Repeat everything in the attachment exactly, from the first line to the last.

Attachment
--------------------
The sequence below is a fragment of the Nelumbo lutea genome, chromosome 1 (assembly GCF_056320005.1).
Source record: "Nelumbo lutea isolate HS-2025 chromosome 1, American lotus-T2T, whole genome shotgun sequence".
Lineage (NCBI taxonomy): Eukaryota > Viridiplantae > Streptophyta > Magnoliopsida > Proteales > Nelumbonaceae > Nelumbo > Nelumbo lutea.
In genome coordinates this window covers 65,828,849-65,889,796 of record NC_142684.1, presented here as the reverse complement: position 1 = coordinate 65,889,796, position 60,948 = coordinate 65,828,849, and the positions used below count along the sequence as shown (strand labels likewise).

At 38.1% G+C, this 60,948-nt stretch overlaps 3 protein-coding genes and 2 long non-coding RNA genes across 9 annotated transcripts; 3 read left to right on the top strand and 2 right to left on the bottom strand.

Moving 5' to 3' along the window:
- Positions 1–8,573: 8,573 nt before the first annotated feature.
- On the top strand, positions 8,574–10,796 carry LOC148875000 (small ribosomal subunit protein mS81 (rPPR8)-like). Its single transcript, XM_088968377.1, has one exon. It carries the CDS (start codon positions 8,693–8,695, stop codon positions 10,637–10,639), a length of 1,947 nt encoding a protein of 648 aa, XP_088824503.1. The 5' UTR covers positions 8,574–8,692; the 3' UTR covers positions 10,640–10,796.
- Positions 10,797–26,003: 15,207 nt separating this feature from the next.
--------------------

The sequence below is a fragment of the Nelumbo lutea genome, chromosome 1 (assembly GCF_056320005.1).
Source record: "Nelumbo lutea isolate HS-2025 chromosome 1, American lotus-T2T, whole genome shotgun sequence".
Lineage (NCBI taxonomy): Eukaryota > Viridiplantae > Streptophyta > Magnoliopsida > Proteales > Nelumbonaceae > Nelumbo > Nelumbo lutea.
In genome coordinates this window covers 65,828,849-65,889,796 of record NC_142684.1, presented here as the reverse complement: position 1 = coordinate 65,889,796, position 60,948 = coordinate 65,828,849, and the positions used below count along the sequence as shown (strand labels likewise).

At 38.1% G+C, this 60,948-nt stretch overlaps 3 protein-coding genes and 2 long non-coding RNA genes across 9 annotated transcripts; 3 read left to right on the top strand and 2 right to left on the bottom strand.

Moving 5' to 3' along the window:
- Positions 1–8,573: 8,573 nt before the first annotated feature.
- On the top strand, positions 8,574–10,796 carry LOC148875000 (small ribosomal subunit protein mS81 (rPPR8)-like). Its single transcript, XM_088968377.1, has one exon. It carries the CDS (start codon positions 8,693–8,695, stop codon positions 10,637–10,639), a length of 1,947 nt encoding a protein of 648 aa, XP_088824503.1. The 5' UTR covers positions 8,574–8,692; the 3' UTR covers positions 10,640–10,796.
- Positions 10,797–26,003: 15,207 nt separating this feature from the next.